A Virtual Museum - Your Town, the Borough and its History

rosherville_gardens_1841.jpg
rosherville_gardens_1841.jpg
Rosherville Gardens was one of the largest and most popular Victorian pleasure gardens.  It survived for seventy years, having been laid out in 1837 and finally closing to the public just before the First World War.  The gardens were built in a disused chalk pit near the River Thames and two hundred yards north of London Road in Northfleet.  The northern boundary was Crete Hall Road and the southern boundary was the chalk cliffs of the old excavations.  Much of the land in the area belonged to Jeremiah Rosher who had invented the name Rosherville for this part of Northfleet, next to the river and adjoining Gravesend.

George Jones, a businessman from Islington, formed the “Kent Zoological and Botanical Gardens Company” and persuaded people to become shareholders.  The company leased the chalk pit for 99 years from 1837.  The gardens were laid out with a terrace, a bear pit, an archery ground, a lake, amaze, flower beds, statues, a lookout tower on a spur of rock and winding paths.  They were intended to appeal to wealthy visitors with serious tastes.  However, the wealthy visitors never came in sufficient numbers and to save the gardens, Mr Jones was forced to lower the prices and import more entertainments.  From 1842, the educational aspects were forgotten and the Rosherville Gardens as they were now called became an enormous success.  Visitors flooded in from London on the steamboats, landing at the nearby Rosherville Pier.

Baron Nathan, a dancing teacher from Kennington, was permanently installed as Master of Ceremonies in the Gothic Hall in 1842.  He remained until his death in 1856.  The Gothic Hall was used as a restaurant, ballroom and theatre.  As time went by, the hall was extended but was still too small for the crowds of people.  An outdoor dancing platform was built outside the Gothic Hall in 1860.  A Drawing Room Theatre was built adjoining the Gothic Hall but proved to be too small and inconvenient so the Bijou Theatre was built nearby in 1866.  An open-air stage was built by the dancing platform in 1873-4.  Performers in the two theatres and on the open-air stage included, over the years, the Lupino family, James Hillier, Henry Forrester, George Mozart and Arthur Williams.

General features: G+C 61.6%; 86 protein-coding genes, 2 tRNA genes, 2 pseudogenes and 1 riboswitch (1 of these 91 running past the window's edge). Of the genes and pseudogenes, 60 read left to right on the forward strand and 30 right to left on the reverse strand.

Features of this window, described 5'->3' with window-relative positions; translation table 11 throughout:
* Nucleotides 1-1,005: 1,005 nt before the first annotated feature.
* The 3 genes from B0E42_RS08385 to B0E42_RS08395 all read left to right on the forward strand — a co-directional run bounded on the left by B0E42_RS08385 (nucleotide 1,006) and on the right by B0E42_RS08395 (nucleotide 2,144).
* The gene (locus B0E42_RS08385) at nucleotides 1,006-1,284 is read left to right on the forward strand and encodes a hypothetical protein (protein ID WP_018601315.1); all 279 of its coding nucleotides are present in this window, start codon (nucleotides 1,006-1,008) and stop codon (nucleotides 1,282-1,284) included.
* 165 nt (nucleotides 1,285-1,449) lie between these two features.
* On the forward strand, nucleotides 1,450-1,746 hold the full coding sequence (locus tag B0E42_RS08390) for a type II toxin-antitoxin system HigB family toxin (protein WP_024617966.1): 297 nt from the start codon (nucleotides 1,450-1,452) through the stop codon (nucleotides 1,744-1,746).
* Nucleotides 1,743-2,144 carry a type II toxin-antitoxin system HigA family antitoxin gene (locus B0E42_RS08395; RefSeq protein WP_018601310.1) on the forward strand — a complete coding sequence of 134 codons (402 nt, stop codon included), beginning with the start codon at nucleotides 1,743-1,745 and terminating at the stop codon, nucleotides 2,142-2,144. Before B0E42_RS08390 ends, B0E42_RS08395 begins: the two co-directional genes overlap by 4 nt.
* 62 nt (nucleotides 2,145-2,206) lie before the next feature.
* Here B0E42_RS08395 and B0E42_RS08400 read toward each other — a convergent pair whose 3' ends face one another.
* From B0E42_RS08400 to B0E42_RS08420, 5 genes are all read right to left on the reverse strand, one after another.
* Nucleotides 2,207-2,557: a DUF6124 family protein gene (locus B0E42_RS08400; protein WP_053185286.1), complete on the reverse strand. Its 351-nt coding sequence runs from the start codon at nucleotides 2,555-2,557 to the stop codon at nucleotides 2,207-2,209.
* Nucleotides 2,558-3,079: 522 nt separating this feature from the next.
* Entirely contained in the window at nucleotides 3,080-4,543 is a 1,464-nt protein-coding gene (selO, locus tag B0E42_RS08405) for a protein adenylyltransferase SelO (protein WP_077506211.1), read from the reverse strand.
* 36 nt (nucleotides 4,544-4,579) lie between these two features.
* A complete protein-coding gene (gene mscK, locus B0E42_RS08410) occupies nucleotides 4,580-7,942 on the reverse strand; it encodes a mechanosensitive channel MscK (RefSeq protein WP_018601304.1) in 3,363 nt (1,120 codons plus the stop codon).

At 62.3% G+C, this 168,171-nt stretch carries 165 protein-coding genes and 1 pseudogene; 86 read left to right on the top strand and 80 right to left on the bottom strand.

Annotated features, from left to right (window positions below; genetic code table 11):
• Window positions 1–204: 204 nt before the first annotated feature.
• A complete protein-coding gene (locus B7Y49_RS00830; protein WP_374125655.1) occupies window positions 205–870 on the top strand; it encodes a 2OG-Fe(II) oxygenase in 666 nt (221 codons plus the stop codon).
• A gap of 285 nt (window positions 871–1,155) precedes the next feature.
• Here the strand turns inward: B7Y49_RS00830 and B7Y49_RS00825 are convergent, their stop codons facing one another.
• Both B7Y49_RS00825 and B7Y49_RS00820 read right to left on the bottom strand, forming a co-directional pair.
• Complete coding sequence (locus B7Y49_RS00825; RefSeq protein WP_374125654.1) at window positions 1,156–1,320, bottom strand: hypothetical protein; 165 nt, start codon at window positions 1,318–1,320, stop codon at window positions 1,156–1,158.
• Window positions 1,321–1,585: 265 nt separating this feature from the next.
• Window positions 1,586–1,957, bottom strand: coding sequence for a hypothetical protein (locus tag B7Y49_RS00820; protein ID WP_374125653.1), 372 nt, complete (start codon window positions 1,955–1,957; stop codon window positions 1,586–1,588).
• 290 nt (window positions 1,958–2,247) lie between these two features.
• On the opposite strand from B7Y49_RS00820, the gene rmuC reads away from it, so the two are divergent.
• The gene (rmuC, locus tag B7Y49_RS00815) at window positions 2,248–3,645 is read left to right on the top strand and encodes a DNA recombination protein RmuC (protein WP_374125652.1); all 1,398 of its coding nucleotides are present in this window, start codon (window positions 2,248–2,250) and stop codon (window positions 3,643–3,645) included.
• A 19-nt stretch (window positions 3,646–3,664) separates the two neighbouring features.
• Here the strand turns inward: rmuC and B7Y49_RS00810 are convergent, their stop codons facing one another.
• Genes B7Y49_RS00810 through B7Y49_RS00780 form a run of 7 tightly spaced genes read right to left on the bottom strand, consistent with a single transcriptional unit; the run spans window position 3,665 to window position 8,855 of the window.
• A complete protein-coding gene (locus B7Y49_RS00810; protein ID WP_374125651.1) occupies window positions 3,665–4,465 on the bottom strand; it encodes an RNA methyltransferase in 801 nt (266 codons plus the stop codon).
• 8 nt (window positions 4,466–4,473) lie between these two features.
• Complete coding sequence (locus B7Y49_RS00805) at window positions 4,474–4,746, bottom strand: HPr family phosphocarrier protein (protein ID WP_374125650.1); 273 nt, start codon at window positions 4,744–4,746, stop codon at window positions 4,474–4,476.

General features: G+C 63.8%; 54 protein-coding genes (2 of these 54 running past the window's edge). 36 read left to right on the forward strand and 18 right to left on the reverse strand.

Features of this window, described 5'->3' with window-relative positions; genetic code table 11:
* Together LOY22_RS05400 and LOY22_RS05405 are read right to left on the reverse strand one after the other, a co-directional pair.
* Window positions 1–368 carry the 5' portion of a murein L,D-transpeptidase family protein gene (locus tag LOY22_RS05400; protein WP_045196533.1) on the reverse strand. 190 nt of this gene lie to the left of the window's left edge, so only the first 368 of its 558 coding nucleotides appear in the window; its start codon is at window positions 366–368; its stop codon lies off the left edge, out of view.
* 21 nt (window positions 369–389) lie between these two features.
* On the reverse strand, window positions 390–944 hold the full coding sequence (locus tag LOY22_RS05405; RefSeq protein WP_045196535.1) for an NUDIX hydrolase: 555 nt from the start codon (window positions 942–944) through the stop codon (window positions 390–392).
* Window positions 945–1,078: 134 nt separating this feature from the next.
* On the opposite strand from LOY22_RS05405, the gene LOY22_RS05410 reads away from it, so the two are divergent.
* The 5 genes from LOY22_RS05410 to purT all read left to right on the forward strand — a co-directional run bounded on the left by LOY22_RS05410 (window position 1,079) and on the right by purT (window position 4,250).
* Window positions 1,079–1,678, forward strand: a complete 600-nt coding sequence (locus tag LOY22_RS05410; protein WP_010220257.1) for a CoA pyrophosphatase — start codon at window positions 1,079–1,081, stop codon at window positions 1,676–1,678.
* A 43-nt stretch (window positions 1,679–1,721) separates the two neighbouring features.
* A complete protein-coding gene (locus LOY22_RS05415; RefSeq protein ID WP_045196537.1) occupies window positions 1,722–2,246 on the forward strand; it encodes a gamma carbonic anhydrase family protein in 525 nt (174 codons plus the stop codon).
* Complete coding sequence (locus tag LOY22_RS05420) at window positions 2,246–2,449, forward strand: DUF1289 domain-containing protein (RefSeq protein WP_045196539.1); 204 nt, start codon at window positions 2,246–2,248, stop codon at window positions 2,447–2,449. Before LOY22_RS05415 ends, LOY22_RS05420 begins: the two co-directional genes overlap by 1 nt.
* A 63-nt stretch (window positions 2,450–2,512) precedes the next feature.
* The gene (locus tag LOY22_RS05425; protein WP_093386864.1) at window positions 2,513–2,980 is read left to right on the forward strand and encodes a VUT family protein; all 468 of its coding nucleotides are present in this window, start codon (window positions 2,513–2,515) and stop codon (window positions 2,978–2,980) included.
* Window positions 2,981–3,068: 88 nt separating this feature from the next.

Other entertainments at the Rosherville Gardens included fireworks, tightrope walkers, balloon ascents and a gypsy fortuneteller.  For many years the firework artist and tightrope walker was Signor Gellini, whose real name was Joseph Gyngell.  There were several other tightrope walkers – the “Female Blondin” (Selina Powell) in 1862 and “the African Blondin” (Carlos Trower) in 1881 and 1882 amongst others.

A new entrance was made from the London Road through a large conservatory in 1869.  A large clocktower was built by the side of the gateway.  Steps inside the cliff led down to the gardens below.

George Jones died in 1872 and the Gardens passed into the hands of the “Rosherville Gardens Company Ltd.”  From then on, paid managers administered the Gardens.  The sinking of the Princess Alice paddle steamer with great loss of life in 1878 started the decline of the Rosherville Gardens, which had begun to go out of fashion as Londoners could afford train trips to seaside resorts.  In 1900 the Rosherville Gardens went bankrupt and the following year many of the fixtures and fittings were sold off.

The Gardens remained closed until 1903 when they were re-opened, having been bought by some local businessmen.  Changes were made.  The maze and the dancing platform were swept away.  The Bijou theatre became a restaurant.  The outdoor stage was refurbished and called the Café Chantant.  Films were shown in the Gothic Hall.  A small menagerie was acquired, including a baby elephant called Kim.  Despite the best efforts of the various managers the Rosherville Gardens were losing money.  They closed as pleasure gardens in 1913.  In 1914 the Magnet Film Company made a film there and proposed to make more but the First World War closed the Gardens completely.  In 1924 five acres of the land was sold to W T Henley’s Cable Works, which had occupied the land between Rosherville Gardens and the Thames since 1906. In 1939 Henley’s bought the rest of the land and the site was completely cleared.

Lynda Smith.

 


Refs:

There is a complete history of the Rosherville Gardens written by Lynda Smith and published by the Gravesend Historical Society. ‘The Place To Spend A Happy Day’ A History of Rosherville Gardens. 2006. See Publications.